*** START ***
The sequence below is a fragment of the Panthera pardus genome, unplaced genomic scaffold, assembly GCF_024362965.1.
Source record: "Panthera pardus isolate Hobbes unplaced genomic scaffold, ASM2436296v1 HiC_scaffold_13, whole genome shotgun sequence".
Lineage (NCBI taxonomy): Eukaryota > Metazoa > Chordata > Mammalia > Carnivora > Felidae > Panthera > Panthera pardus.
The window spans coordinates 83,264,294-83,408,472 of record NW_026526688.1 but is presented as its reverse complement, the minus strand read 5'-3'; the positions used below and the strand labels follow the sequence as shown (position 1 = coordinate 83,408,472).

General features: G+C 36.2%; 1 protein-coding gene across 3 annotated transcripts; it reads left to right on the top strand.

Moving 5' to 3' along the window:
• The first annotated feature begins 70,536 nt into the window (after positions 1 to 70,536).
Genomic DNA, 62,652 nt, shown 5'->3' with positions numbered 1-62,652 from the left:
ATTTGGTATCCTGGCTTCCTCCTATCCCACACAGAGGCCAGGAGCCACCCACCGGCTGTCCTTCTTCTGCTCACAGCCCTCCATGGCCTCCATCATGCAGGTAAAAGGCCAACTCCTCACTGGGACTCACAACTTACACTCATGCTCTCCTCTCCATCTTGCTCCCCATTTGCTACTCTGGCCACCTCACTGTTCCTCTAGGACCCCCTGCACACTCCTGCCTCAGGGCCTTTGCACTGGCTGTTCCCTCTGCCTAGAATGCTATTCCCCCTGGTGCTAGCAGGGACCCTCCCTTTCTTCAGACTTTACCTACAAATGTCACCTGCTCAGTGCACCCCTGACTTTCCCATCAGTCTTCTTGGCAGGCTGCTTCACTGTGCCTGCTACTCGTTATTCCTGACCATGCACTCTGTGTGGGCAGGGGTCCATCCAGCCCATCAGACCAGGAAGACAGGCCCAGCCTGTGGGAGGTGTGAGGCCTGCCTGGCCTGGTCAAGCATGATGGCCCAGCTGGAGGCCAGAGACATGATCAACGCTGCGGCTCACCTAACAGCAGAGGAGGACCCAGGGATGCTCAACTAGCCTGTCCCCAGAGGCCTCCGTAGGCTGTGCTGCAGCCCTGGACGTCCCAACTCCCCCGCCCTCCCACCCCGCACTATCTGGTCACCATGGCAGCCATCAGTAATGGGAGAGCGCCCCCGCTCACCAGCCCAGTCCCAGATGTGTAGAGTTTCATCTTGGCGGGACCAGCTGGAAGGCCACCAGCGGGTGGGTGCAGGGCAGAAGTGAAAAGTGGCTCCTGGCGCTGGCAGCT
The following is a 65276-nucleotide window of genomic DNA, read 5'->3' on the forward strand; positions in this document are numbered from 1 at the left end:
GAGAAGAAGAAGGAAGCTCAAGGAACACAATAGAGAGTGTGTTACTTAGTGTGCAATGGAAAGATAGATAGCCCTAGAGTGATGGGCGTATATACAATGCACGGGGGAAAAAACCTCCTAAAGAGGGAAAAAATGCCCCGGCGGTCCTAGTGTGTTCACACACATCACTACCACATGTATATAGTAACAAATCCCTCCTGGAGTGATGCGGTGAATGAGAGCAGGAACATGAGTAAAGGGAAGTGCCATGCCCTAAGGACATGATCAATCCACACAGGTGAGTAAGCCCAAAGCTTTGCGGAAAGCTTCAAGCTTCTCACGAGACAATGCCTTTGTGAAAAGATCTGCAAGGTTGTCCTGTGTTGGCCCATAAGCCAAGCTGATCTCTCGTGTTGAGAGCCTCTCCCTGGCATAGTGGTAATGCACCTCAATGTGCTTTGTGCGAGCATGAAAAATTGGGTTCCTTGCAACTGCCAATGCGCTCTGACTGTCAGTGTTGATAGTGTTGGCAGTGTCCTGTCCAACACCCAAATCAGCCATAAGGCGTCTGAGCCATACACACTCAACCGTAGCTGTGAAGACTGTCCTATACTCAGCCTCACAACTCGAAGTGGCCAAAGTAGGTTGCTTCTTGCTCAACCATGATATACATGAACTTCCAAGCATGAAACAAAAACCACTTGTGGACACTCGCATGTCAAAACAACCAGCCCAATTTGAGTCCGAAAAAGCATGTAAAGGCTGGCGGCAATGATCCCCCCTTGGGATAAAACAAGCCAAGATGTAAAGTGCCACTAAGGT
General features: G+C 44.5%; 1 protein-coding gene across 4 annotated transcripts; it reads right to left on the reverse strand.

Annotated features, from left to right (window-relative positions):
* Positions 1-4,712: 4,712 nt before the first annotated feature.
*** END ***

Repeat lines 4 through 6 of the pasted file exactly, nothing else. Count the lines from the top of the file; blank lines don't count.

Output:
The window spans coordinates 83,264,294-83,408,472 of record NW_026526688.1 but is presented as its reverse complement, the minus strand read 5'-3'; the positions used below and the strand labels follow the sequence as shown (position 1 = coordinate 83,408,472).

General features: G+C 36.2%; 1 protein-coding gene across 3 annotated transcripts; it reads left to right on the top strand.

Moving 5' to 3' along the window: